Some things are better shared than enjoyed alone. My two oldest sons are bookworms. When one reads and loves a book, he immediately wants to share it with the other. He is convinced that his enjoyment of that book will be greater if he can share it with his brother. Perhaps you have felt the same way about a book. Or a movie. Or a joke. Or a restaurant.
We usually want to share with others the things that bring us real joy in life. We want to help others know and experience the things we delight in. Our joy in them actually increases when we share that joy with other people. (more…)
Every once in a while, one of my children will misbehave. (Shocker.) Often when this happens, I will catch them. Frankly, my kids aren’t very bright about their misbehavior, having not yet learned the art of concealing their rebellion. (“No, dad, I didn’t eat the cake that was on the counter,” said my chocolate-mouthed progeny.) (more…)
Last Sunday at Capitol City, we began a series walking through the book of Titus. This follows a series over the summer in which we walked through the Psalms of Ascent. Beginning in January, we’ll spend almost 30 weeks in the book of 1 Samuel. Hopefully this is obvious: As a church, one of our primary commitments in preaching is to biblical exposition. That means that the normal pattern of our preaching and teaching involves walking methodically through whole books of the Bible, as opposed to preaching and teaching on selected topics or from selected texts.1
Why is biblical exposition important? Why have we made a commitment to it as a church? Here are four reasons why. (more…)
The world offers us competing visions of “the good life.” Advertisers everywhere really want us to believe that if we buy their products then we’ll be enjoying the life we’ve always wanted. Snickers satisfies, or something like that. What’s more, we all drift through life with a vague notion of the “ideal me.” We think that there’s a future version of ourselves that will make us happy. So we pursue this ideal me – the physically fit me, or the well read me, or the materially wealthy me – with the belief that once we get there, then we’ll be happy. (more…)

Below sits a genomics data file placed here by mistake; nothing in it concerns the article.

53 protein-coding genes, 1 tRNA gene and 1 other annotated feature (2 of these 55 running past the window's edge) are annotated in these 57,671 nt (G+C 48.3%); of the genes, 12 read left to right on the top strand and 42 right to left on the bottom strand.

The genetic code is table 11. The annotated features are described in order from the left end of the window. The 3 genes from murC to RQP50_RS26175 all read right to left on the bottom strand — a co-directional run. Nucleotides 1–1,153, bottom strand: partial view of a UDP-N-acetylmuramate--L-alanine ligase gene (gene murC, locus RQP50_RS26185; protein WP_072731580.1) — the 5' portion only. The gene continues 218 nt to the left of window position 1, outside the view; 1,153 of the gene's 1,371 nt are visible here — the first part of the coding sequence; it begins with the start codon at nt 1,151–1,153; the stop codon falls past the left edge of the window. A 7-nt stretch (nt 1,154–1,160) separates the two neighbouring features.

Few things are worth fighting for in life. In particular, few things are worth discord and ruffled feathers among your people. The clarity of the gospel, of course, is worth fighting for. Since it was worth the death of your Son to you, the gospel should be a precious treasure to us. When that treasure is contaminated or spoiled or corrupted in any way, we should fight to restore it to its brilliance and beauty. (more…)
On Sunday morning at Capitol City, we unpacked the glorious doctrine of justification by faith alone. Many churches like ours will celebrate this truth explicitly at some point this year as we recognize the 500th anniversary of Martin Luther’s 95 theses.
Justification by faith is the absolute heart of the gospel. No work of ours can ever make us right in God’s eyes. Only the perfect, finished work of Christ can. Nor can we add to Christ’s work. The gospel is not good news that says, “Now you must get to work.” It is good news that declares, “It is finished” (John 19:30). We can only accept Christ’s work for us – that’s where faith comes in. It is absolutely essential that we uphold and cherish the wonderful truth of justification by faith alone. (more…)
On Sunday morning at Capitol City, we unpacked the wonderful doctrine of justification by faith alone. Justification by faith is the very heart of the Christian gospel – yet it is often widely misunderstood.
Much of that misunderstanding owes to an old play on words, often repeated, that suggests that justification means that God treats me “just as if I never sinned.” While justification does amount to our complete legal pardon before the judgment of God, while it does mean that God treats us (legally) as if we never sinned, that is only half of justification. (more…)